My project is on the philosophy and ethics of artificial intelligence, and in particular, the possibility of smarter-than-human AI and Superintelligence. The central question for the project is, supposing AI can become more intelligent than us, can it also become more ethical than us?
My current approach to this question to consider the “generator functions” of moral concern – what makes it the case that morality is a concern for humans. What is the meta-function which affords the expression of morality, in humans, as a function? I identify “ontological individuation” as the generator function of morality - the differentiation and integration of that which exists into individuals (or “dividuals”). My working assumption is that the differentiation of ontological individuals precedes the moral concern of any differentiated individuals. I seek therefore in my project to consider how morality shows up as a care and concern for humans by virtue of the manner of our ontological individuation, and how we are differentiated from AI systems in both regards.
The narrative I am researching to this end is one that integrates into a fundamental ontology insights from:
- Enactive Cognitive Science
- Complexity Theory
- Evolutionary Theory
The basic analogy I come to leverage throughout is geometric – "ontological volume'" - a story about the necessary fit of parts and wholes in space (Complexity) and time (Evolution) – with implications for how we may think about “intelligence”, “consciousness”, “knowledge”, and other signifiers of mind, and a remarkable, if subtle, link to “Perennial Philosophy” (eg Aldous Huxley).
As of the end of 2019, my current answer to the question “can AI become more ethical than humans” is “no”, not in any interesting sense anyway – AI is not the kind of individual for which concern arise, moral of otherwise, and it's "ontological volume" and "bandwidth" is dwarfed by that of even simple complex systems.
Gratefully, my supervisor for this project is Vincent Müller.
“The real problem of humanity is the following: we have paleolithic emotions; medieval institutions; and god-like technology."
- E. O. Wilson
My research fits into a broader curiosity about human potential and development - how might we create, and collectively live to see, a desirable future for all. I believe it should tell us a huge amount about “Ethics of AI” and ethics of technology more broadly that computers as we know them came about, effectively, for purposes of war and, notably, to assist in the construction and development of nuclear weapons (but also climate research). Much is made of the moral "neutrality" of technology, but no technology is created in a vacuum, so there is "no free [moral] lunch". In order to discern the right questions in this regard, it is a driving motivation of my work to continuously update and develop a map of those recursive, contextual currents which both birthe the technology in the first place, and then carry it downstream in a particular direction. To this end, my “extracurricular” research includes hearty helpings of delvings into the following.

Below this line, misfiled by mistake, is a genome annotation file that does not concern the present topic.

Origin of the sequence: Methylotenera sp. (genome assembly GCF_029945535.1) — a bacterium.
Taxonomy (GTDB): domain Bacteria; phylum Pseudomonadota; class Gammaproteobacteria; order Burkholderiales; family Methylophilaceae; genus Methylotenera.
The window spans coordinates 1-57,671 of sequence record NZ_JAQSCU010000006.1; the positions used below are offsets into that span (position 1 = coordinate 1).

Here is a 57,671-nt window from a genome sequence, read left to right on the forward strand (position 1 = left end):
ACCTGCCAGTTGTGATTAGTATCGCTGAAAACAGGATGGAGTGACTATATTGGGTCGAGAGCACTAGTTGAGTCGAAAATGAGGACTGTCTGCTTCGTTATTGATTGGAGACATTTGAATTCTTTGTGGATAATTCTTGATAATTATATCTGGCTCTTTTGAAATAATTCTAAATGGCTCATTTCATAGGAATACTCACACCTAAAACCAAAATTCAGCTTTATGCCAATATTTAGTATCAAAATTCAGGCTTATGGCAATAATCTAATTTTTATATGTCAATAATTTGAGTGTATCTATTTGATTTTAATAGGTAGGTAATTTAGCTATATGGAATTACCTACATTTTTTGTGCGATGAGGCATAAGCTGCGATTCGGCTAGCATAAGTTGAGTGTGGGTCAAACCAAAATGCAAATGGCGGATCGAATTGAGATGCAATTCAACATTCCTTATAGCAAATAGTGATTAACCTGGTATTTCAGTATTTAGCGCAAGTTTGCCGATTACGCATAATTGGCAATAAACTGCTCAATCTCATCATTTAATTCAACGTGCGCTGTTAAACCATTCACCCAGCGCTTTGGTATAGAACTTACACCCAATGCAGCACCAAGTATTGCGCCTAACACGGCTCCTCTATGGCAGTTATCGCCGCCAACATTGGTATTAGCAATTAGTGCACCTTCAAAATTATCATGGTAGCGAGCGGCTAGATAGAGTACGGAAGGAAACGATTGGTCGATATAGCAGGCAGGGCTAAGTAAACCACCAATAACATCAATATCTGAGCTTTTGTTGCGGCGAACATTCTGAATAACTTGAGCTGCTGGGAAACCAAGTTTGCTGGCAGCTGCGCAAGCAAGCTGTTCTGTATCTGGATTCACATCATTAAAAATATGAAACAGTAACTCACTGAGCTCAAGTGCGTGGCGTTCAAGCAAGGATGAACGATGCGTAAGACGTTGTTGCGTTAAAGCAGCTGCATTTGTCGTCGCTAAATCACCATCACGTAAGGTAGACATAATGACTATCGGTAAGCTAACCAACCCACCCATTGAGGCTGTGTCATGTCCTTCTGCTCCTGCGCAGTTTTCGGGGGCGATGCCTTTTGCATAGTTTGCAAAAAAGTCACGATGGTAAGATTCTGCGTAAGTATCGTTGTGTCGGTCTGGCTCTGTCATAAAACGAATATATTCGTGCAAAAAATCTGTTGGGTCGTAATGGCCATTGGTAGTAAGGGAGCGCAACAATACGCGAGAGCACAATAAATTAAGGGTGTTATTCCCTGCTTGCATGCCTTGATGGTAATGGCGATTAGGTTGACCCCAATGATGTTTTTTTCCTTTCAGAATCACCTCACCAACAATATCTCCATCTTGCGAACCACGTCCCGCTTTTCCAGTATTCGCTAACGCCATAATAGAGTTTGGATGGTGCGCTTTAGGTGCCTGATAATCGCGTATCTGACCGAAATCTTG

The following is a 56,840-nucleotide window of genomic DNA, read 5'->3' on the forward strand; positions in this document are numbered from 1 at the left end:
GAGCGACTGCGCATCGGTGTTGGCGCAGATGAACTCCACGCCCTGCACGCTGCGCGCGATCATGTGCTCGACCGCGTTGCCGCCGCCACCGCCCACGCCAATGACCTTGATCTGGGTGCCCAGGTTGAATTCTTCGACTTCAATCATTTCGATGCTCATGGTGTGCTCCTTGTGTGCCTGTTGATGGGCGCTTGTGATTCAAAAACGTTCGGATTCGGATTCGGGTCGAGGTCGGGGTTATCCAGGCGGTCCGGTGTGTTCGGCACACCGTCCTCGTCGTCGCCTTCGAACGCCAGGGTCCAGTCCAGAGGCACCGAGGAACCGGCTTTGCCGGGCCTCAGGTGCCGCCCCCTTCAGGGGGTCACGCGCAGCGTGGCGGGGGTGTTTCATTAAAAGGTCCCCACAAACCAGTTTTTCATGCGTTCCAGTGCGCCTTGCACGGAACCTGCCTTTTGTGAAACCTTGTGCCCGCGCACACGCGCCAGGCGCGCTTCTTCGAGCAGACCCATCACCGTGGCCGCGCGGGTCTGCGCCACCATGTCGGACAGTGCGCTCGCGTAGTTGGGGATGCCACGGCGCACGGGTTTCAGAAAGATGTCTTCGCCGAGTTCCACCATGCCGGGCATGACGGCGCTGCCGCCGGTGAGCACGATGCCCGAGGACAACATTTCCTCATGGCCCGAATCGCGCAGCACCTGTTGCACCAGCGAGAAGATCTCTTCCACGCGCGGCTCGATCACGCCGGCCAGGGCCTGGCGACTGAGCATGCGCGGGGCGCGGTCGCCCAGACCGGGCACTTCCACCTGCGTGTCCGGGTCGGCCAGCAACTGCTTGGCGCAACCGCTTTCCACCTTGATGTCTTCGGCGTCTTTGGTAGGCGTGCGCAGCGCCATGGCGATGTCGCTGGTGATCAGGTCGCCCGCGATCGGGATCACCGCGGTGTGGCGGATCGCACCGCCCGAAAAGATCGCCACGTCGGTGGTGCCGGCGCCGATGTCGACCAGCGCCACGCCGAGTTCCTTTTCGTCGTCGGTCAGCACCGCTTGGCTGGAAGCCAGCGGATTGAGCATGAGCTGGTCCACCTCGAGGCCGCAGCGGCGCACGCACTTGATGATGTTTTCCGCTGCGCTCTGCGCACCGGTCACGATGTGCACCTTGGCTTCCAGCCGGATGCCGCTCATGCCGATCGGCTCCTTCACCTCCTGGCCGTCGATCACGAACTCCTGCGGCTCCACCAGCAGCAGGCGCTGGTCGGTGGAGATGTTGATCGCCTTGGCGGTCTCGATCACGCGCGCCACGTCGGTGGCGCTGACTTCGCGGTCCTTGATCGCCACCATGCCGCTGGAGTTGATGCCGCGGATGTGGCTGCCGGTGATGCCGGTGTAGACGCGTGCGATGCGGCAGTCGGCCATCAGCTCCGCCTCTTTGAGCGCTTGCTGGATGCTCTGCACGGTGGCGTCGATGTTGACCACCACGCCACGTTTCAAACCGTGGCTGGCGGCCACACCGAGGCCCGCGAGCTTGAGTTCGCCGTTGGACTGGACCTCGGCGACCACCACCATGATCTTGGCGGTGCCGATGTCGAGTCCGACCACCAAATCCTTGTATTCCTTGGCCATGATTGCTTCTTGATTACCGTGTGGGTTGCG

- Emerging and exponential technologies
- Civilisation design
- Maps of systems and incentive structures for human cooperation
- "Finite and Infinite Games" (James P. Carse; Buckminster Fuller)
- Generator functions of Existential Risk
- “Game B” civilisation blueprints
- Metamodernism; Integral Theory
- Jean Gebser and the evolution of structures of consciouness
- Zak Stein and Meta-Theory
- 4th Industrial Revolution/ 2nd Machine Age; the "Singularity"
- Zero-Marginal Cost Society (Jeremy Rifkin)
- Perennial Philosophy
- Integrated history of art, music, philosophy, mathematics, and culture.
- Personal Development
- Meditation, Self, the landscape of possible conscious experiences
- Human cognitive and physical performance; bio-hacking
If I won the lottery, I'm pretty sure I would still being doing this project. But probably skiing more. Ice hockey too.
I wrote a blog once:
Opleiding / Academische kwalificatie
Philosophy, Master, Aarhus University
Philosophy, Bachelor, University of East Anglia